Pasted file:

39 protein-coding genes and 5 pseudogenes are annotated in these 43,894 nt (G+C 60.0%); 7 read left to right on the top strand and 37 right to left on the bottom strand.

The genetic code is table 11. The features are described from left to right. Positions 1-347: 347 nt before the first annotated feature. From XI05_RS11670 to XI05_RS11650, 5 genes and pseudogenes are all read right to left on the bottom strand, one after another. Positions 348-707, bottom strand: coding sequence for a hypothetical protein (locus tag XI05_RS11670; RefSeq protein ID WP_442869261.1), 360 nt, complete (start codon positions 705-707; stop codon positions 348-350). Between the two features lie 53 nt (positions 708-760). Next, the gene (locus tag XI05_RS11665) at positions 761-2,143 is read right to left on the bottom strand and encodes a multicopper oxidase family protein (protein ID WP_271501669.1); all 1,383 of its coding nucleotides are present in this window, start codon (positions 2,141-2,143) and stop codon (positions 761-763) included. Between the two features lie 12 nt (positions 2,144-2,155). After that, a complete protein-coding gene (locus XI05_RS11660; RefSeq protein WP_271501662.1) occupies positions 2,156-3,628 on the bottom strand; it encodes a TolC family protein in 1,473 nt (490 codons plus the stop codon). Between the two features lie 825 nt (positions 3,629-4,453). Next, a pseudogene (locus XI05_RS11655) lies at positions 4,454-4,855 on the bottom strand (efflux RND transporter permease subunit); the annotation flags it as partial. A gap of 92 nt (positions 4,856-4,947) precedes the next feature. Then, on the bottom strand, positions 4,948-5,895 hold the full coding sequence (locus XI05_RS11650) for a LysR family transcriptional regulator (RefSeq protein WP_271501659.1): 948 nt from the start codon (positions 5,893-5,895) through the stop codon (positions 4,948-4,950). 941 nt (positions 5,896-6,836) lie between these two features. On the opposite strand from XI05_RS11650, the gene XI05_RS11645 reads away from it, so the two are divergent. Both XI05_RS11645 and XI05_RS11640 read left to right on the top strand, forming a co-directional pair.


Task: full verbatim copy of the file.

39 protein-coding genes and 5 pseudogenes are annotated in these 43,894 nt (G+C 60.0%); 7 read left to right on the top strand and 37 right to left on the bottom strand.

The genetic code is table 11. The features are described from left to right. Positions 1-347: 347 nt before the first annotated feature. From XI05_RS11670 to XI05_RS11650, 5 genes and pseudogenes are all read right to left on the bottom strand, one after another. Positions 348-707, bottom strand: coding sequence for a hypothetical protein (locus tag XI05_RS11670; RefSeq protein ID WP_442869261.1), 360 nt, complete (start codon positions 705-707; stop codon positions 348-350). Between the two features lie 53 nt (positions 708-760). Next, the gene (locus tag XI05_RS11665) at positions 761-2,143 is read right to left on the bottom strand and encodes a multicopper oxidase family protein (protein ID WP_271501669.1); all 1,383 of its coding nucleotides are present in this window, start codon (positions 2,141-2,143) and stop codon (positions 761-763) included. Between the two features lie 12 nt (positions 2,144-2,155). After that, a complete protein-coding gene (locus XI05_RS11660; RefSeq protein WP_271501662.1) occupies positions 2,156-3,628 on the bottom strand; it encodes a TolC family protein in 1,473 nt (490 codons plus the stop codon). Between the two features lie 825 nt (positions 3,629-4,453). Next, a pseudogene (locus XI05_RS11655) lies at positions 4,454-4,855 on the bottom strand (efflux RND transporter permease subunit); the annotation flags it as partial. A gap of 92 nt (positions 4,856-4,947) precedes the next feature. Then, on the bottom strand, positions 4,948-5,895 hold the full coding sequence (locus XI05_RS11650) for a LysR family transcriptional regulator (RefSeq protein WP_271501659.1): 948 nt from the start codon (positions 5,893-5,895) through the stop codon (positions 4,948-4,950). 941 nt (positions 5,896-6,836) lie between these two features. On the opposite strand from XI05_RS11650, the gene XI05_RS11645 reads away from it, so the two are divergent. Both XI05_RS11645 and XI05_RS11640 read left to right on the top strand, forming a co-directional pair.